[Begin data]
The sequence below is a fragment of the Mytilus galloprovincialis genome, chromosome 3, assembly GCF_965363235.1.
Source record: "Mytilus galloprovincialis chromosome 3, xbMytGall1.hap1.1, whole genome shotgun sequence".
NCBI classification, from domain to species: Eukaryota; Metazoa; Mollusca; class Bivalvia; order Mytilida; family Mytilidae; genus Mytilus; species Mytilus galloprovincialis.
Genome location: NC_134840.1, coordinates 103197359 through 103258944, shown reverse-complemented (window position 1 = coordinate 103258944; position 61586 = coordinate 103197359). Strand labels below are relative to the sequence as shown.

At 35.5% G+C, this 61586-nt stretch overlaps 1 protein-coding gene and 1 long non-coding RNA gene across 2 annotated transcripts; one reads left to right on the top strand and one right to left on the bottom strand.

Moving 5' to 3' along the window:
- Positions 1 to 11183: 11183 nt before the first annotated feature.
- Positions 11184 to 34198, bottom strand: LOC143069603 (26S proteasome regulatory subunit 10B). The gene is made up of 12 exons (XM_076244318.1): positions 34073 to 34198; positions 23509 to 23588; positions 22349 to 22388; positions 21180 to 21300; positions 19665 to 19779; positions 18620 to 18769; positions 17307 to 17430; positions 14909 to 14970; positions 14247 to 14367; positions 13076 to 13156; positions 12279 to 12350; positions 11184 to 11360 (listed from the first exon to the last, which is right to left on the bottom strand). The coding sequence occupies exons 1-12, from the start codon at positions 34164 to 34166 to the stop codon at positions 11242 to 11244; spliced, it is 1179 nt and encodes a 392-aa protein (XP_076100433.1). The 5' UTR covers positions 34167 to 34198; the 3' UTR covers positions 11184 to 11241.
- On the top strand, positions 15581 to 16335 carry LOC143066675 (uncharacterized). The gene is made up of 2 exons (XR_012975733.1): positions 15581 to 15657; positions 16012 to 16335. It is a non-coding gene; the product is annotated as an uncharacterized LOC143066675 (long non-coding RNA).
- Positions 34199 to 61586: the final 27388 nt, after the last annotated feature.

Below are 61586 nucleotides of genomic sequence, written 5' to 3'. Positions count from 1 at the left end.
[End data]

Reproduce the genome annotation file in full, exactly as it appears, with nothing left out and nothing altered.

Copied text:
The sequence below is a fragment of the Mytilus galloprovincialis genome, chromosome 3, assembly GCF_965363235.1.
Source record: "Mytilus galloprovincialis chromosome 3, xbMytGall1.hap1.1, whole genome shotgun sequence".
NCBI classification, from domain to species: Eukaryota; Metazoa; Mollusca; class Bivalvia; order Mytilida; family Mytilidae; genus Mytilus; species Mytilus galloprovincialis.
Genome location: NC_134840.1, coordinates 103197359 through 103258944, shown reverse-complemented (window position 1 = coordinate 103258944; position 61586 = coordinate 103197359). Strand labels below are relative to the sequence as shown.

At 35.5% G+C, this 61586-nt stretch overlaps 1 protein-coding gene and 1 long non-coding RNA gene across 2 annotated transcripts; one reads left to right on the top strand and one right to left on the bottom strand.

Moving 5' to 3' along the window:
- Positions 1 to 11183: 11183 nt before the first annotated feature.
- Positions 11184 to 34198, bottom strand: LOC143069603 (26S proteasome regulatory subunit 10B). The gene is made up of 12 exons (XM_076244318.1): positions 34073 to 34198; positions 23509 to 23588; positions 22349 to 22388; positions 21180 to 21300; positions 19665 to 19779; positions 18620 to 18769; positions 17307 to 17430; positions 14909 to 14970; positions 14247 to 14367; positions 13076 to 13156; positions 12279 to 12350; positions 11184 to 11360 (listed from the first exon to the last, which is right to left on the bottom strand). The coding sequence occupies exons 1-12, from the start codon at positions 34164 to 34166 to the stop codon at positions 11242 to 11244; spliced, it is 1179 nt and encodes a 392-aa protein (XP_076100433.1). The 5' UTR covers positions 34167 to 34198; the 3' UTR covers positions 11184 to 11241.
- On the top strand, positions 15581 to 16335 carry LOC143066675 (uncharacterized). The gene is made up of 2 exons (XR_012975733.1): positions 15581 to 15657; positions 16012 to 16335. It is a non-coding gene; the product is annotated as an uncharacterized LOC143066675 (long non-coding RNA).
- Positions 34199 to 61586: the final 27388 nt, after the last annotated feature.

Below are 61586 nucleotides of genomic sequence, written 5' to 3'. Positions count from 1 at the left end.